(click on the pictures for a larger image)

Cage close-up:

Cage and Pipe Cleaner Figure Closeup

Another shot:

Another Stall Pic

Stall Info and Pics

January 28, 2008 in campaigns, events, unsubscribe by Rob Hallam

As you all should be aware, we recently had a stall to raise awareness of Guantánamo Bay being open for six years, and as part of the raise-off. The event involved distributing leaflets and giving out information on Guantánamo and unsubscribe; selling cakes and confectionary; and selling hand-made mini-cages (which were very popular!).

It also involved me (robert) and Jonny (see what we do) going down Byres Road to talk to people about it – and sell more cakes! The novel part was me being dressed in a bright orange jumpsuit and blindfolded for the journey. The response was surprisingly good, although Jonny informs me that a few people scattered when they saw us coming! Those that we talked to were very receptive, although perhaps they were a little perturbed by the blindfolded man casually chatting away about unsubscribe and Guantánamo. It was good fun though.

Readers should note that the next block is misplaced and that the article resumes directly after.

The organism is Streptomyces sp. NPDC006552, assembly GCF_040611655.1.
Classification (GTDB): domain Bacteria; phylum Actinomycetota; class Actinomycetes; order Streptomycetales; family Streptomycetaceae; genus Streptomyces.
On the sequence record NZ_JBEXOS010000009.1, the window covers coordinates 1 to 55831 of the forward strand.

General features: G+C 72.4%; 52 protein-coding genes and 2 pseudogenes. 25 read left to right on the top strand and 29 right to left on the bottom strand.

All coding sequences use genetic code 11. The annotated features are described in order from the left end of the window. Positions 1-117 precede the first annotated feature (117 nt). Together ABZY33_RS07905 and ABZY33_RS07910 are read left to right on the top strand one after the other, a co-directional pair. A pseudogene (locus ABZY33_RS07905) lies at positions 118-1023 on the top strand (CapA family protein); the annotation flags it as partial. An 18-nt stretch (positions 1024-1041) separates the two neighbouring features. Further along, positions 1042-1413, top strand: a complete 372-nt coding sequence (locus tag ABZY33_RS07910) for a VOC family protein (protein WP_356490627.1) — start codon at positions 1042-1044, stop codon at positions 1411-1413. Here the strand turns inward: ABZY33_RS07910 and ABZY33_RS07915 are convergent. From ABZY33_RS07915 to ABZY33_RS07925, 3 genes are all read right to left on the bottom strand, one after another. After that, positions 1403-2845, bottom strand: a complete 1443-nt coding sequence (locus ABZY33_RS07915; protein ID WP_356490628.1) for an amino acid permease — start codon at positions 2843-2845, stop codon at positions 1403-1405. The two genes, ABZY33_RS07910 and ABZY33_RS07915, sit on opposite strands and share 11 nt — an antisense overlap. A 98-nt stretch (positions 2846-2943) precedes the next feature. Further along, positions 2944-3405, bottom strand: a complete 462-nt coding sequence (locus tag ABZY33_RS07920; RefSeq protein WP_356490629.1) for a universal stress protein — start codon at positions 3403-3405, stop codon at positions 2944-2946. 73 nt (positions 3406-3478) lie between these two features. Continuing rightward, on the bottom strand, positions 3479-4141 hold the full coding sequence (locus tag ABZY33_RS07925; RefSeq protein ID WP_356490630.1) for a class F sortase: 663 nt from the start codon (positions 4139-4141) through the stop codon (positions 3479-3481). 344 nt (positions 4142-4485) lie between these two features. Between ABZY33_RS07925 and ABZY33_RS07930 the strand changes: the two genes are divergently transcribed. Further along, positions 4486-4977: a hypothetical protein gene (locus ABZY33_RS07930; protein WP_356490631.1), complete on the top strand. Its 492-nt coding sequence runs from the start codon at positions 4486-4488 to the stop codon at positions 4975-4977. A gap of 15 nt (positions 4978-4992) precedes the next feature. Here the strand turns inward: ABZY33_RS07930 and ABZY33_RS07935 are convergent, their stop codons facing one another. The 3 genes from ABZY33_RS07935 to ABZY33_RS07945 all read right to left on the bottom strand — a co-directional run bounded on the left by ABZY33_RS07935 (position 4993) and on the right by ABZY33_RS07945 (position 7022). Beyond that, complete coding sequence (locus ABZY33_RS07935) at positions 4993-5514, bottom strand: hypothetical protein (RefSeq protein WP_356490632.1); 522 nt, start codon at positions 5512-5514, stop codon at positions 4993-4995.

Robert + Jonny

The Stall

Stall Cash

Thanks to everyone who took part in the stall and made it possible.

Unsubscribe from human rights abuses in the war on terror

by sinead

Check it out!!

January 22, 2008 in campaigns, news by sinead

Don’t forget about Darfur, crisis is still happening. Check out Amnestys new report (out January 22nd)


and spread the word.

by Emma

Raise Off Stall

January 13, 2008 in campaigns, events by Emma

Hello everyone, and happy new year!

We’ve had a great start to the new term, our Raise Off stall on Friday raised around £130, which is a great kick off! Thank you to everyone who helped with that.

The aim for this month is £200, so we are hoping to have a film night, possibly next Wednesday, showing Taking Liberties and hopefully running a stress position challenge. It’ll be fun, so come along! More details to follow.